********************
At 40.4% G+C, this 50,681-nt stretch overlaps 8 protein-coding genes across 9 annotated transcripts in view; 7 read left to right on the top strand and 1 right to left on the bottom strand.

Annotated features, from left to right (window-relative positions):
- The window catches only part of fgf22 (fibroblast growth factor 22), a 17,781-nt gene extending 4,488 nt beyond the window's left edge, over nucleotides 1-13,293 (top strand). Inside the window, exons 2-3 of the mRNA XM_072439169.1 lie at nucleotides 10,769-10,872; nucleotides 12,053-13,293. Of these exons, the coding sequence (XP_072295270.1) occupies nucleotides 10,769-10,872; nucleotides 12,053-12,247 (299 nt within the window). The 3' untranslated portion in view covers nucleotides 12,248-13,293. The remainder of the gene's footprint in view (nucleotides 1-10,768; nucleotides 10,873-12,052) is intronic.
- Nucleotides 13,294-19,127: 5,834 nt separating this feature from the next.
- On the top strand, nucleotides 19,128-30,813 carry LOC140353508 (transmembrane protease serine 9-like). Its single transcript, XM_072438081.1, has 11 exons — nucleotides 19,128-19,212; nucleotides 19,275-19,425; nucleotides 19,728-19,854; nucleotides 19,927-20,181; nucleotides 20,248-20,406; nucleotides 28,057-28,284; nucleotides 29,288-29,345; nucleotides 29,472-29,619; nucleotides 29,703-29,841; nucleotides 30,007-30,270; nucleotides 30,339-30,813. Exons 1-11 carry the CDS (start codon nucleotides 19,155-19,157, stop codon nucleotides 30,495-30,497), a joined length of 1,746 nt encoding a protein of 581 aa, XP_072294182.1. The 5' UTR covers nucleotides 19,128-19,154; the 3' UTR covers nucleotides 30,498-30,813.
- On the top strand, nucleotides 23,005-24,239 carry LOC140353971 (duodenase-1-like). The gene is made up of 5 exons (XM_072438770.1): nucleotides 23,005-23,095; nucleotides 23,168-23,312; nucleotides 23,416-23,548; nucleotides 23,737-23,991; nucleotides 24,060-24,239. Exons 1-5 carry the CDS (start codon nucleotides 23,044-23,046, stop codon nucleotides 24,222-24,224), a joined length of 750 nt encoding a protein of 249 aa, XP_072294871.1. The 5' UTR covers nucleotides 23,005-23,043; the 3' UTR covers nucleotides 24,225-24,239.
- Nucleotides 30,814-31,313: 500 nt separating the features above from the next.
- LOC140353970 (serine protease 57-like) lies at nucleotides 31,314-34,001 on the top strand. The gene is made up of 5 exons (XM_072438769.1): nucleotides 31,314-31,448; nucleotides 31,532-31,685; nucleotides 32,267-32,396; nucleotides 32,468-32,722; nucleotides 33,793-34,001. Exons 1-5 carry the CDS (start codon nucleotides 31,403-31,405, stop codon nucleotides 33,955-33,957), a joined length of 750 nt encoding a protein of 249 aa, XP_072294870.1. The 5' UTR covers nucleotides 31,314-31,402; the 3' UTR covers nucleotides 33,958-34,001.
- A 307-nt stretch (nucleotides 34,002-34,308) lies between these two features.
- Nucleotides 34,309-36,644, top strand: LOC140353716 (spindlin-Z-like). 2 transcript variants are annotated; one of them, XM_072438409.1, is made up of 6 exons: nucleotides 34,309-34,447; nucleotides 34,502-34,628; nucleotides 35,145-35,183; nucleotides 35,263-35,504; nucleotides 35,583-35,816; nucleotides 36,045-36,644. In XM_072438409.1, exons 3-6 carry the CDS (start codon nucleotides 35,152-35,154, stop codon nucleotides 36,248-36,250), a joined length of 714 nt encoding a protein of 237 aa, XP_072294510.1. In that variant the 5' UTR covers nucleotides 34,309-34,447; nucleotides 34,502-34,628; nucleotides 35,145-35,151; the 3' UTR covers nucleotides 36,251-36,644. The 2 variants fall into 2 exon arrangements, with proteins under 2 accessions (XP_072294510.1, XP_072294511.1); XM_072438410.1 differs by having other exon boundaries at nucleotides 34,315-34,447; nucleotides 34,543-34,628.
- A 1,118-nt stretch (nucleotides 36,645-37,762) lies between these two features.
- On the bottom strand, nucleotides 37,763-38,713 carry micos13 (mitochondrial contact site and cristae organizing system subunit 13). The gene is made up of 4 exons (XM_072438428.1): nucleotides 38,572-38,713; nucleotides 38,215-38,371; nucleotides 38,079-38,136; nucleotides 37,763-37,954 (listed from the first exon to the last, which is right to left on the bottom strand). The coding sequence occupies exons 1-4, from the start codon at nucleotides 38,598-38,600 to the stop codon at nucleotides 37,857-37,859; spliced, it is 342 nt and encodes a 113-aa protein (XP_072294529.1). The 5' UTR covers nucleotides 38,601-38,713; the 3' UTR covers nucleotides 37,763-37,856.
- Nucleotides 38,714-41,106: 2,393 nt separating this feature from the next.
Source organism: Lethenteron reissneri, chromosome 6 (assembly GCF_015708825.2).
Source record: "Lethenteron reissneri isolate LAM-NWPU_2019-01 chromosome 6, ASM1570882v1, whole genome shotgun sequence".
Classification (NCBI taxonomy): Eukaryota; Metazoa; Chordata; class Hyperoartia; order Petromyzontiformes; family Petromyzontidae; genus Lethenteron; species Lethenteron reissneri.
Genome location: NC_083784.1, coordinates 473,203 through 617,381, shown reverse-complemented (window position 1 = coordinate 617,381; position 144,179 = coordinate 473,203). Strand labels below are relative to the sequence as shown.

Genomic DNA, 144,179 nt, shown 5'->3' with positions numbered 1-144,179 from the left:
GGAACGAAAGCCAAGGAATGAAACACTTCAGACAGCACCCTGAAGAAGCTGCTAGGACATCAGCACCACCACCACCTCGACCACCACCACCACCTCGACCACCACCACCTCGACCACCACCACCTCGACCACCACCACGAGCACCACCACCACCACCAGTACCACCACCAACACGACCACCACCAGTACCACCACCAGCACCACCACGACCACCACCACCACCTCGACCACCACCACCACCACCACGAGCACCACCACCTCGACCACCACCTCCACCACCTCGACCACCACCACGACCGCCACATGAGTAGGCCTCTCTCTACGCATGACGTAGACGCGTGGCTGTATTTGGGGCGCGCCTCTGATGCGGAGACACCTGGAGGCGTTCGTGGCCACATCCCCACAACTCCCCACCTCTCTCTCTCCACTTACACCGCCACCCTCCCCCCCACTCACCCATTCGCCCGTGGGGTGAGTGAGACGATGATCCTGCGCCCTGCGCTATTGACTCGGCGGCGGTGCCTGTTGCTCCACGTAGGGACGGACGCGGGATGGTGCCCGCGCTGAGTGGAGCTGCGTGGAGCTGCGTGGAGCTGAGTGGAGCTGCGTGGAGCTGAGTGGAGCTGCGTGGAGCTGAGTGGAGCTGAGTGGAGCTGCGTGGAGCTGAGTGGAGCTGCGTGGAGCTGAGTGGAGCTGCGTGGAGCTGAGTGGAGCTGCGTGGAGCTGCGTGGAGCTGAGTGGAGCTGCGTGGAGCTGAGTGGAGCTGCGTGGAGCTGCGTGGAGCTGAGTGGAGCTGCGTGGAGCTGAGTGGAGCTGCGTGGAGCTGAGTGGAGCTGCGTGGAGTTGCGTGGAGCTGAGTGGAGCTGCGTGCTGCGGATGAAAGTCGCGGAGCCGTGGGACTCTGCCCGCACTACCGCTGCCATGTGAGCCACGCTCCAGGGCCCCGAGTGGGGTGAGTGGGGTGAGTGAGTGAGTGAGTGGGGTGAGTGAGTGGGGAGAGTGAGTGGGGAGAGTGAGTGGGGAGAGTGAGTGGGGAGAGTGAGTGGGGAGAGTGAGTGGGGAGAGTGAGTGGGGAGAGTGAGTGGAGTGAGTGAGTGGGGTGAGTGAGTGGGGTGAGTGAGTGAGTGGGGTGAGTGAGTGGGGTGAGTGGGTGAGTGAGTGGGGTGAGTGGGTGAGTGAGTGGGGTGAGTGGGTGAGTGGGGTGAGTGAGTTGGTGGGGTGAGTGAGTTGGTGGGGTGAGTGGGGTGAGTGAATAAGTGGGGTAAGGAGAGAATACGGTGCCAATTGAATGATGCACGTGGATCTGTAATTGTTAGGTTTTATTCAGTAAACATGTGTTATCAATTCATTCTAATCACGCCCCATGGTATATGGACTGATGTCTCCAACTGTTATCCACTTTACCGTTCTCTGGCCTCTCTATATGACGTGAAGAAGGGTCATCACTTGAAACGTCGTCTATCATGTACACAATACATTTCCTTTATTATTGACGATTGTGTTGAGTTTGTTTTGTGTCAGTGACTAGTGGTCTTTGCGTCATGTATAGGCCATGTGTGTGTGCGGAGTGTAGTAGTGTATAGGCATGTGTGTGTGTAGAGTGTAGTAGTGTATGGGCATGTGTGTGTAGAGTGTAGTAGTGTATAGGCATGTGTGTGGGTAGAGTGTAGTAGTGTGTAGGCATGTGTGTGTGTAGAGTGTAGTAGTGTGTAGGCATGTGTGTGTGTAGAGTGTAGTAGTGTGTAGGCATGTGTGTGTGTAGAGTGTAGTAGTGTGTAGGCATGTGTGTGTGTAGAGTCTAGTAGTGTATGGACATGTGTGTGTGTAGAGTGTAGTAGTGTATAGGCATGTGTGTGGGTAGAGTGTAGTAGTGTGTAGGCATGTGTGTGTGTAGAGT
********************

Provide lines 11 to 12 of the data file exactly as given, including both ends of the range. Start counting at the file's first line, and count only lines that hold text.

- A 1,118-nt stretch (nucleotides 36,645-37,762) lies between these two features.
- On the bottom strand, nucleotides 37,763-38,713 carry micos13 (mitochondrial contact site and cristae organizing system subunit 13). The gene is made up of 4 exons (XM_072438428.1): nucleotides 38,572-38,713; nucleotides 38,215-38,371; nucleotides 38,079-38,136; nucleotides 37,763-37,954 (listed from the first exon to the last, which is right to left on the bottom strand). The coding sequence occupies exons 1-4, from the start codon at nucleotides 38,598-38,600 to the stop codon at nucleotides 37,857-37,859; spliced, it is 342 nt and encodes a 113-aa protein (XP_072294529.1). The 5' UTR covers nucleotides 38,601-38,713; the 3' UTR covers nucleotides 37,763-37,856.